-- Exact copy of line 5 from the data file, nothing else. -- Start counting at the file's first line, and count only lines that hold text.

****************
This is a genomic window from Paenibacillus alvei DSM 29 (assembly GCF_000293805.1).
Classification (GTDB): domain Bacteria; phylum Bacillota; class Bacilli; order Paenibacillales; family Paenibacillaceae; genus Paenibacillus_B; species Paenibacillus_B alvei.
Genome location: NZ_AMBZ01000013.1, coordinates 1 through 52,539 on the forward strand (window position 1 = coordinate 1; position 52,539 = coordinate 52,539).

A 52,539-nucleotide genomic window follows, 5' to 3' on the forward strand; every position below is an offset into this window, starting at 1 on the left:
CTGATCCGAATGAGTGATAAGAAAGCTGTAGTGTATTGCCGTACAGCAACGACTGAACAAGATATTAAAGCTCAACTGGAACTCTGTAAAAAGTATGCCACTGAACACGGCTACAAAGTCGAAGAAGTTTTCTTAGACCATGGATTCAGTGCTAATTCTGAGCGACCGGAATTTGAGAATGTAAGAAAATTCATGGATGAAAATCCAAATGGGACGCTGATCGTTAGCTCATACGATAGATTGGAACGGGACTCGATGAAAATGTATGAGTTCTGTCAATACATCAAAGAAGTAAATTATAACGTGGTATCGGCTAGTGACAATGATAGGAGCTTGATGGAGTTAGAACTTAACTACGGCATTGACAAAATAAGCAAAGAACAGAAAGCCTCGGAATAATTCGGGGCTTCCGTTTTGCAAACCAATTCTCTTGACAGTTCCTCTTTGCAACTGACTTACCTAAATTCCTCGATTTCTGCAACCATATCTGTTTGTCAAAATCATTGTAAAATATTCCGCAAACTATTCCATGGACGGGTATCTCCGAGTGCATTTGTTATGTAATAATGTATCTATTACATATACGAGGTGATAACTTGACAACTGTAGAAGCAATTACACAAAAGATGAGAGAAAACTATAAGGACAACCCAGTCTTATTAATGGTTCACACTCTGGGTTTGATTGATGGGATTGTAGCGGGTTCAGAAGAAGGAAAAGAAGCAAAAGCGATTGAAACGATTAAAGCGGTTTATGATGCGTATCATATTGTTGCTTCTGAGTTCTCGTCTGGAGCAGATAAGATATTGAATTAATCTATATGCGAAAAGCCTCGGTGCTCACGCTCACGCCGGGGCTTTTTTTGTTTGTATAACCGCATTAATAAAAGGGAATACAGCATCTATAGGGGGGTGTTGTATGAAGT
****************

CTGATCCGAATGAGTGATAAGAAAGCTGTAGTGTATTGCCGTACAGCAACGACTGAACAAGATATTAAAGCTCAACTGGAACTCTGTAAAAAGTATGCCACTGAACACGGCTACAAAGTCGAAGAAGTTTTCTTAGACCATGGATTCAGTGCTAATTCTGAGCGACCGGAATTTGAGAATGTAAGAAAATTCATGGATGAAAATCCAAATGGGACGCTGATCGTTAGCTCATACGATAGATTGGAACGGGACTCGATGAAAATGTATGAGTTCTGTCAATACATCAAAGAAGTAAATTATAACGTGGTATCGGCTAGTGACAATGATAGGAGCTTGATGGAGTTAGAACTTAACTACGGCATTGACAAAATAAGCAAAGAACAGAAAGCCTCGGAATAATTCGGGGCTTCCGTTTTGCAAACCAATTCTCTTGACAGTTCCTCTTTGCAACTGACTTACCTAAATTCCTCGATTTCTGCAACCATATCTGTTTGTCAAAATCATTGTAAAATATTCCGCAAACTATTCCATGGACGGGTATCTCCGAGTGCATTTGTTATGTAATAATGTATCTATTACATATACGAGGTGATAACTTGACAACTGTAGAAGCAATTACACAAAAGATGAGAGAAAACTATAAGGACAACCCAGTCTTATTAATGGTTCACACTCTGGGTTTGATTGATGGGATTGTAGCGGGTTCAGAAGAAGGAAAAGAAGCAAAAGCGATTGAAACGATTAAAGCGGTTTATGATGCGTATCATATTGTTGCTTCTGAGTTCTCGTCTGGAGCAGATAAGATATTGAATTAATCTATATGCGAAAAGCCTCGGTGCTCACGCTCACGCCGGGGCTTTTTTTGTTTGTATAACCGCATTAATAAAAGGGAATACAGCATCTATAGGGGGGTGTTGTATGAAGT